Military officers who serve as members of Myanmar's parliament wear face masks and apply hand sanitizer before attending a regular session of the lower house on May 18 amid concerns over the spread of Covid-19. (Photo: Thet Aung/AFP)
Myanmar has extended preventive measures and directives to contain the spread of Covid-19.
On June 27, the National-level Central Committee for Prevention, Control and Treatment of Covid-19 announced that it had extended existing measures from June 30 to July 15 as it is required to continue containment of the pandemic.
It is the fifth time prevention and control measures have been extended since they were first imposed in April.
The extension covers all mass gatherings and religious activities at places such as temples, pagodas, churches and mosques.
The government has also extended temporary entry restrictions for visitors from all countries until July 31. It covers restrictions on all incoming travellers, suspension of all types of visas including social visit visas and visa exemption services.
Church officials say they will not resume public Masses and other liturgical ceremonies until preventive measures are lifted in compliance with the government's order to contain the coronavirus.
Churches were closed and services were moved online for daily and Sunday Masses as well as daily Bible reflections and adoration in mid-March.
“During these Covid times, church doors are closed but Christian hearts are always open to acts of love. Our rituals, prayers and communion all need to be centered on love,” said Cardinal Charles Bo of Yangon.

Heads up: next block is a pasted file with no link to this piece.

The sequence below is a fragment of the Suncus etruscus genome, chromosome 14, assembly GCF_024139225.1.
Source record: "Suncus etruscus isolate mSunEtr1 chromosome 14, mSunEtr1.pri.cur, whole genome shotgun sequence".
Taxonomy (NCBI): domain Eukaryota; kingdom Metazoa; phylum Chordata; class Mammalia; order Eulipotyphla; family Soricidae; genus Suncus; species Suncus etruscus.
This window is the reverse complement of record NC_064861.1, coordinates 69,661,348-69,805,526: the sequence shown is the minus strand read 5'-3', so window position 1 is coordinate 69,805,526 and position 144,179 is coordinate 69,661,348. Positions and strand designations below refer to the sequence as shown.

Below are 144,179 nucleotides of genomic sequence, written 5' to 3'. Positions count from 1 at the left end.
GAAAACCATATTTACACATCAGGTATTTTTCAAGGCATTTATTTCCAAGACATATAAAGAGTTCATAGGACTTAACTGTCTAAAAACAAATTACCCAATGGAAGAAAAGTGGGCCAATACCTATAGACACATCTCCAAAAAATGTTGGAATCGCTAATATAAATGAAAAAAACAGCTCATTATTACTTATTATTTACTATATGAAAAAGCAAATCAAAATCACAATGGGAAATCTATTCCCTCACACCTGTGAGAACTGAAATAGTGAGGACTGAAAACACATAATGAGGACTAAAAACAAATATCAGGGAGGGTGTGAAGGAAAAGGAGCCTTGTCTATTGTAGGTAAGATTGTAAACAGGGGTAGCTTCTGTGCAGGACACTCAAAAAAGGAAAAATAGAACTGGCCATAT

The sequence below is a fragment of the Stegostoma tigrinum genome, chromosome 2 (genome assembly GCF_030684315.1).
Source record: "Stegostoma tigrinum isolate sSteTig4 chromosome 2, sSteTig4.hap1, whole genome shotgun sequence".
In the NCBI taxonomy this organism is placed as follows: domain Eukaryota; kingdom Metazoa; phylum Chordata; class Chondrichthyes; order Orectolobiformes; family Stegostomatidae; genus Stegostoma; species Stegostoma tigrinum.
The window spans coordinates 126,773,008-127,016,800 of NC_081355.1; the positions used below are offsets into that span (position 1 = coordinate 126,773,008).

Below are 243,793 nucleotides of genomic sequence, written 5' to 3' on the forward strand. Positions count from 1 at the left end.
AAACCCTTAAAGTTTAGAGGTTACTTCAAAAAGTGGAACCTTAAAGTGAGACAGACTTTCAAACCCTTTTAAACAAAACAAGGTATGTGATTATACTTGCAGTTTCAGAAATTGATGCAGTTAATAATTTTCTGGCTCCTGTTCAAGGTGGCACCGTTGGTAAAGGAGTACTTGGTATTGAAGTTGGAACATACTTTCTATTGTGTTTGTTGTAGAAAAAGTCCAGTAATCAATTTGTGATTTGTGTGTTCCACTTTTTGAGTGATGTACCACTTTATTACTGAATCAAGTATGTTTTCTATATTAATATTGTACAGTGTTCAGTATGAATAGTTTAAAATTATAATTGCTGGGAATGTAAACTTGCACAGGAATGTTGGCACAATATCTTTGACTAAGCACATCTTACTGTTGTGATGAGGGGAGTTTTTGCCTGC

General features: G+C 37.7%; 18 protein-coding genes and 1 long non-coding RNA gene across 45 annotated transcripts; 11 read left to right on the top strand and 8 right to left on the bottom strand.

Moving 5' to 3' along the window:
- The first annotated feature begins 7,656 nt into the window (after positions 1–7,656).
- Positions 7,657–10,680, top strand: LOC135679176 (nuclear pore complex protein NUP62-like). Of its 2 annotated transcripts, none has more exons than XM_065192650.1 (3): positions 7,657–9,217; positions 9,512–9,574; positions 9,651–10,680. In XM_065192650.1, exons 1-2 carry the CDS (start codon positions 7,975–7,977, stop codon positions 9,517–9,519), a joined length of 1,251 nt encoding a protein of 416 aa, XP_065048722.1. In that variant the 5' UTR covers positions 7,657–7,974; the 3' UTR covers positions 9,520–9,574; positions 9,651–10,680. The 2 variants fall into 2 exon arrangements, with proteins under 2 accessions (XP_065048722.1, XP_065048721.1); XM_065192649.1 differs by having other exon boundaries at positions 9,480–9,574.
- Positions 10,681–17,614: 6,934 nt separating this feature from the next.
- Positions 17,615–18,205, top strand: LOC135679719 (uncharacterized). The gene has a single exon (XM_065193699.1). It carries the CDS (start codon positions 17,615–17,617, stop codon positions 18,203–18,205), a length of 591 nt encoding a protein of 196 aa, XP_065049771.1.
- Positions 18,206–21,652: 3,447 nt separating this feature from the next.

He said Covid-19 is proving a painful lesson: humanity is fragile. but an invisible virus has proved to be invincible, infecting millions.
Archbishop Marco Tin Win of Mandalay has urged the faithful to use their time effectively by reading the Bible, reflections and other religious things through online programs.
He acknowledged that people are eager to attend church services and worship God, accept communion and do confession.
“But Jesus Christ is not only in the churches, we can feel and touch him at homes, workplaces and our journey,” Archbishop Tin Win said in a homily on June 28.
“We have to change our thinking and our lifestyle. We will never get back to normal. We need to start ourselves for a way of change.”
Myanmar has reported 299 cases of Covid-19 including six deaths and 218 recoveries, according to the latest data.
The most recent cases have been from returnees from abroad who are being held in quarantine facilities.
A total of 107 returnees tested positive from May 16 to June 24, according to the Health Ministry. These were 45 returnees from India, 22 from Thailand, 17 from Malaysia, nine from Bangladesh, eight from the United Arab Emirates, three from Qatar, two from Italy and one from China.
Yangon has the highest number of Covid-19 patients in the country with 204 cases. Kayah state in eastern Myanmar is the only region without any reported case.
“We didn’t feel small for our country in combating Covid-19. We could conspicuously confront the challenges even though we aren’t among the wealthiest countries in the region,” said State Counselor Aung San Suu Kyi.
“We need to move forward unswervingly in the middle way. It is an advantage that we need to share more understanding and empathy in this journey,” she wrote on her Facebook page on June 27.